Potentially Misidentified Species:
The body plan and the position of the antennae relative to the eyes (see above)
can be used to differentiate porcellanids from other crab species. Petrolisthes armatus can be distinguished from co-occurring porcellanids by means of its
characteristic blue mouthparts and orange spot on the chelae.
II. HABITAT AND DISTRIBUTION
Petrolisthes armatus is believed native to Brazil and occurs in shallow subtidal and low
intertidal habitats such as oyster reefs and rock rubble (Hartman and Stancyk
2001, Knott and King undated). Other investigators differ in their opinion, suggesting P.
armatus is native to the Gulf of Mexico and Florida's Gulf Coast.
Modern distribution of P. armatus is broad. In the Atlantic, it includes
tropical western Africa, Ascension Island, Bermuda, the Bahamas, West Indies
and Caribbean, the Gulf of Mexico and South America to southern Brazil. In the
eastern Pacific, this crab occurs from the Gulf of California south to Peru.
The current range of P. armatus in the southeastern U.S. includes the
South Atlantic Bight from South Carolina down to the southern tip of Florida,
and the species has also been reported from Mississippi (Knott et al. 1999,
Hartman and Stancyk 2001).
IRL distribution records are poor, but the species is presumed to occur throughout the entire length of the estuary.
III. LIFE HISTORY AND POPULATION BIOLOGY
Age, Size, Lifespan:
Petrolisthes armatus is a diminutive crab. Boudreaux et al. (2006) report a size
range of 6-8 mm body width and a weight range of 0.3-0.6 g for the specimens
they collected in the Mosquito Lagoon. Knott and King (undated) indicate P.
armatus from South Carolina can attain a somewhat larger maximum body width
of 12 to 14 mm. The authors report collecting female specimens that are
sexually mature at just 3-4 mm body width.
Petrolisthes armatus can be found in is some abundance within parts of its
introduced range. A Florida field study of the Crassostrea virginica
oyster reef macrofauna within the Mosquito Lagoon portion of Indian River
Lagoon system revealed the green porcelain crab to be among the most abundant
mobile species present (Boudreaux et al. 2006). Monthly lift net sampling for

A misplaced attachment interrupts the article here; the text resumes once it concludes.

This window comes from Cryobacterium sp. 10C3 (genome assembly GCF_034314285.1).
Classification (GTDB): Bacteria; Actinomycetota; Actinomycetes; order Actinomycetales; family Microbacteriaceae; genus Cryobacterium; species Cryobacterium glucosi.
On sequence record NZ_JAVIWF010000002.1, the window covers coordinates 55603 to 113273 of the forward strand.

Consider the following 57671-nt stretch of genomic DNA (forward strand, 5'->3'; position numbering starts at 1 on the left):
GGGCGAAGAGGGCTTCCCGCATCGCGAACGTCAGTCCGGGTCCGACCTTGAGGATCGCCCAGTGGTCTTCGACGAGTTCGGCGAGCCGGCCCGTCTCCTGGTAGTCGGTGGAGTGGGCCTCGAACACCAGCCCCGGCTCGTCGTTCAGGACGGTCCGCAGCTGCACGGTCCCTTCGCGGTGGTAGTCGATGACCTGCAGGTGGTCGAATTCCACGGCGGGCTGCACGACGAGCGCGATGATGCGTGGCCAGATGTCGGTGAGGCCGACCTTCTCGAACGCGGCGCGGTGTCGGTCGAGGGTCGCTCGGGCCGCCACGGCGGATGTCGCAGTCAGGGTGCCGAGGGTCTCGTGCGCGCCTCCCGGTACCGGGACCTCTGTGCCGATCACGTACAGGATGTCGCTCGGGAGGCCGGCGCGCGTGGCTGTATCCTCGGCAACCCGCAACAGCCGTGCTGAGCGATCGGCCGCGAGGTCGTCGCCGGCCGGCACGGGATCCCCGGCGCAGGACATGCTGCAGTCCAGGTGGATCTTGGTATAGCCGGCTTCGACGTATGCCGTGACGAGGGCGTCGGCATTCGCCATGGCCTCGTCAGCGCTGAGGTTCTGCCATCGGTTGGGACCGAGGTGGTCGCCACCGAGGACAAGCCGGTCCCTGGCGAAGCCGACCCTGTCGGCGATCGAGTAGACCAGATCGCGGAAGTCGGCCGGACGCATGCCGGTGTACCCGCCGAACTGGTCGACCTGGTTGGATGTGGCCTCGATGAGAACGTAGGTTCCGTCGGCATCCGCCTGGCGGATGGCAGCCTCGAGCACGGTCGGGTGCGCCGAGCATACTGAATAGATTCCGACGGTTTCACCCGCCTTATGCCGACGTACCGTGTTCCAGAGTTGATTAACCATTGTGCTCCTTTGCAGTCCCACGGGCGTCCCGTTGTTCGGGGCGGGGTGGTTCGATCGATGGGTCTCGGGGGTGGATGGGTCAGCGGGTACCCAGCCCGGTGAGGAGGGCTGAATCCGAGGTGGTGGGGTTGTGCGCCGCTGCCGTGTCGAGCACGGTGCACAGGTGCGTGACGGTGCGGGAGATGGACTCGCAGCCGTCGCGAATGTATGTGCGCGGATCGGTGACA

11 months in 2004-2005 at six IRL oyster reef sites collected more than 500 P.
armatus specimens. Sampling in North Inlet -Winyah Bay, SC, from
July-November 2000 yielded average P. armatus densities of
47.2 individuals per square meter in subtidal samples and 98.5 individuals per
square meter in intertidal samples (Hartman and Stancyk 2001).
Substantially higher densities have been reported as well. Hollebone (2006)
noted that mean densities of P. armatus on South Atlantic Bight oyster
reefs up to several thousand individuals per square meter. Lohrer (2001)
claims mean densities have been as high as 10,000 individuals per square meter
in South Carolina salt marshes, while localized dense aggregations have exhibited maximum
densities more than three times as high.
P. armatus populations exhibit a remarkable ability to rapidly increase
from tens or hundreds of crabs per square meter in the winter to thousands and
tens of thousands of crabs per square meter in the summer (Hollebone 2006).
Details of reproduction in Petrolisthes armatus are similar to those of other
crabs. After mating, females can store sperm-containing spermatophores until
eggs are ready for release and fertilization. Fertilized eggs are then held in
a mass between the abdominal flap and body and the eggs are aerated by
continuous beating of the pleopods until they hatch.
P. armatus sex ratios observed in their putative native range in Brazil
remain close to 1:1 throughout the year (Oliveira and Masunari 1995).
Investigations in Georgia have also revealed ratios that are essentially 1:1
(Hollebone 2006), whereas ratios reported from South Carolina were male-biased
at a ratio of 1.5:1 (Hartman and Stancyk 2001).
When Petrolisthes armatus eggs hatch, they metamorphose through two planktonic
zoeal stages and then one planktonic megalopal stage before finally becoming
settlement-ready juveniles (Knott and King undated). There is some evidence
suggesting gregarious settlement in which the presence of P. armatus
individuals at a site cues the settlement of conspecifics (Hollebone 2006).
IV. PHYSICAL TOLERANCES
The temperature range within the putative native range of P. armatus is
16-29ºC (Oliveira and Masunari 1995). Northward expansion of the introduced
range of this species may therefore be limited by low temperatures. Knott and
King (undated) note that the time frame during which the crab successfully
expanded north through Georgia and into South Carolina coincided with a period
in which winter-time surface temperatures (measured in Charleston Harbor) were
as much as 3-4ºC above the multidecadal average and this may have facilitated
the range expansion.
Winter low temperatures in Georgia and South Carolina may well exceed the lower
thermal limit of this crab which may, in part, drive the large winter decrease in
densities that have been reported (Hollebone 2006).